I think about him often, who he could have been …”

I’ve thought about him often, too, and have written a lot about this shooting, including some angry reporting on the boorish behavior of certain elected officials like the one who blurted out Ryan’s name on the radio before his family had been informed that he had died. I’m not kidding. That’s how some of his family members were informed of his death – by a stranger on the car radio while they were racing to the UT Medical Center to find out what was happening. Over the next few days I had several conversations with Ryan’s uncle, Roger McDonald, a thoughtful, well-spoken man who worked for UT and was active in the campus workers’ union. His grace left a lasting impression on me.

Jamar Siler at the transfer hearing

Another lasting impression came a few weeks later when I covered a transfer hearing in juvenile court, where Judge Tim Irwin ruled that the shooter, Jamar Siler, would be tried as an adult. I heard quite a lot about Jamar’s horrific childhood in that courtroom and remember Irwin saying that our system had failed this boy at every turn. Jamar was still an infant when he was removed from his birth family, placed in foster care and eventually adopted. He had no choice in the matter, and he showed no emotion in the courtroom.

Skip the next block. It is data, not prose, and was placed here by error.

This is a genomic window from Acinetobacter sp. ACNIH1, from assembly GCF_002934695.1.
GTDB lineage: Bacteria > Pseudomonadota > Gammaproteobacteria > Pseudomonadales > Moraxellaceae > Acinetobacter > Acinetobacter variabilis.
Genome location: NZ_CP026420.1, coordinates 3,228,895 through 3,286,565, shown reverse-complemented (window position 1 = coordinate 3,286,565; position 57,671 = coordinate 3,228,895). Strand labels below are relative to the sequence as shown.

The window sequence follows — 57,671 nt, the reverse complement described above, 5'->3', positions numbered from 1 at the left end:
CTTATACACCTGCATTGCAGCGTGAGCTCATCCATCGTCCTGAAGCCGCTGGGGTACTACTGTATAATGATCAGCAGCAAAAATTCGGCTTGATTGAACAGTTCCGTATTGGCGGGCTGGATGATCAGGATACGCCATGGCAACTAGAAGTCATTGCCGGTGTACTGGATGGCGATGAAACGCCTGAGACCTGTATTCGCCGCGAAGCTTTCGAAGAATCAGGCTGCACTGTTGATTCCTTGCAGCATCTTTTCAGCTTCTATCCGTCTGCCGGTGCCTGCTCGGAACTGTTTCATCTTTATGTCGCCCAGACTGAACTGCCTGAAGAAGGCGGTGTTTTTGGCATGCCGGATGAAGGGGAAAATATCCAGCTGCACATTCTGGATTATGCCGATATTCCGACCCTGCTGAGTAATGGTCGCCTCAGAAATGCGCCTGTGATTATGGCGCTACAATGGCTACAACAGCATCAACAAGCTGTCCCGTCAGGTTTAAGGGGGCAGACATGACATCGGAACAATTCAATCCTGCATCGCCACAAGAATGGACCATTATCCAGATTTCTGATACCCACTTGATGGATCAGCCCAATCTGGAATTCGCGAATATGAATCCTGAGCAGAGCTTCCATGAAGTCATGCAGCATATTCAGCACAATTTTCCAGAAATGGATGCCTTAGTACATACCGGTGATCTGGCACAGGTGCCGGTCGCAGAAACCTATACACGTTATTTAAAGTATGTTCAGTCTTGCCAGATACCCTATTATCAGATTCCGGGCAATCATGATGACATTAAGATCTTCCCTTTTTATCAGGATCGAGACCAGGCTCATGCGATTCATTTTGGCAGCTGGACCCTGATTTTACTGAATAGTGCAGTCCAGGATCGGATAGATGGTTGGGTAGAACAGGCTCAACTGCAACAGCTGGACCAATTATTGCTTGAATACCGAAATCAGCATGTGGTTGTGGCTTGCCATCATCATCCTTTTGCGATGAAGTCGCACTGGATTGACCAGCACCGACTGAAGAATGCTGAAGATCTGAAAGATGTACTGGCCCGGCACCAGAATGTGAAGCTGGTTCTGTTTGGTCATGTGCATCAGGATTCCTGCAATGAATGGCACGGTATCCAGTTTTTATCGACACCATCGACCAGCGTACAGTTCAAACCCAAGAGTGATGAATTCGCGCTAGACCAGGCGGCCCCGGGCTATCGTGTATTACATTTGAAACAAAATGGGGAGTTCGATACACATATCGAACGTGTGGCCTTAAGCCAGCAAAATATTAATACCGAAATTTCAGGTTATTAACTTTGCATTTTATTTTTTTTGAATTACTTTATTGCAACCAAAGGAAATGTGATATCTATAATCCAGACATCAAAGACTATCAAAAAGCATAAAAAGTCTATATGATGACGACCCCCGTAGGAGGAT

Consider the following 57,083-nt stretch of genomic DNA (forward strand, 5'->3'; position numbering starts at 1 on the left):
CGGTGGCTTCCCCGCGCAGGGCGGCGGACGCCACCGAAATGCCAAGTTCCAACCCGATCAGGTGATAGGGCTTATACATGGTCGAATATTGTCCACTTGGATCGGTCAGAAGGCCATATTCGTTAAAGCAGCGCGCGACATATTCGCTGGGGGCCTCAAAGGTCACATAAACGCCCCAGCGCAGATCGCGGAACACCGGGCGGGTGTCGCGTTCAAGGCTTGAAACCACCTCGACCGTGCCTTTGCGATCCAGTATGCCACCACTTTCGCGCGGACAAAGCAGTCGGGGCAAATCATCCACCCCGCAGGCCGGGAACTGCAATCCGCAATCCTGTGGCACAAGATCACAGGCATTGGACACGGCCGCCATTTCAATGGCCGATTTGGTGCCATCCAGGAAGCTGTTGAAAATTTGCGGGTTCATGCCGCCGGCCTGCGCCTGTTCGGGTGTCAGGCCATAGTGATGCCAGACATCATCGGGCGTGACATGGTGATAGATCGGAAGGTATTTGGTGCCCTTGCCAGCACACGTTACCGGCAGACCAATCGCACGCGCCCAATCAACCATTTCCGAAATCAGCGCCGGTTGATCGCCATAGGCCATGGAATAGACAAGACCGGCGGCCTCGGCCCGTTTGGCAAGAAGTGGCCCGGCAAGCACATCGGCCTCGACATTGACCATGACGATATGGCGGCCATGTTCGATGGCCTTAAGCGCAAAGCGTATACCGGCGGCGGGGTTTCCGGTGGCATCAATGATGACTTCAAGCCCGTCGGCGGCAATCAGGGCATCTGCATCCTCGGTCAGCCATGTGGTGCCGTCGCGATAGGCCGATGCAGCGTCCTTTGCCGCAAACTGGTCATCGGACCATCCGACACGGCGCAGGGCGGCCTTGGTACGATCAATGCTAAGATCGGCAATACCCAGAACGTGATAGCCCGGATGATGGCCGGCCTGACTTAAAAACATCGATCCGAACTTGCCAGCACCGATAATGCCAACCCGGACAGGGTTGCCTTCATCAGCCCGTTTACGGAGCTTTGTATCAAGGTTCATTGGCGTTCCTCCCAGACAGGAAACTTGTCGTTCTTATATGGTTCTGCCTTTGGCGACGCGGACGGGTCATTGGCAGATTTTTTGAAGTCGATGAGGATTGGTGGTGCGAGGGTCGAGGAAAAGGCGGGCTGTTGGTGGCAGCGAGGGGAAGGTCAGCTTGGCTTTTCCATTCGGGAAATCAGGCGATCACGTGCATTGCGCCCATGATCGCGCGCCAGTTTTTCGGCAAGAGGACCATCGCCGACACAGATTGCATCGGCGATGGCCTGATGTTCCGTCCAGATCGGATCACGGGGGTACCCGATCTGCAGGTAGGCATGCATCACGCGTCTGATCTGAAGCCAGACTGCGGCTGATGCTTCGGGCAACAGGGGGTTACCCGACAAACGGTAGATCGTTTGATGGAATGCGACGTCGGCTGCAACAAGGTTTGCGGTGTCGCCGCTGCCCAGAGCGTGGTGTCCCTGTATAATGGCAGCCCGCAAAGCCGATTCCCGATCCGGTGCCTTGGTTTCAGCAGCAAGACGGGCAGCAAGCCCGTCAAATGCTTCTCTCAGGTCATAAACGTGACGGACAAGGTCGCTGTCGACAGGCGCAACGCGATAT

Later, I would read that his adopted sister was also facing a murder charge and was on the lam when Jamar fired that gun.

His court-appointed lawyer had attempted to mount a defense based on a presumption that Jamar suffered from fetal alcohol syndrome but couldn’t persuade the state to foot the bill to fly the one recognized expert in fetal alcohol syndrome-related crime to Knoxville from the west coast to testify. Running out of options and facing the prospect of a first-degree murder conviction carrying a mandatory life sentence if Jamar were found guilty (there were dozens of eyewitnesses), his lawyer recommended that he take the plea deal that the state had offered – plead guilty to second degree murder and get a 30-year sentence. Siler later appealed the verdict, claiming ineffective counsel.

Jamar Siler’s prison photo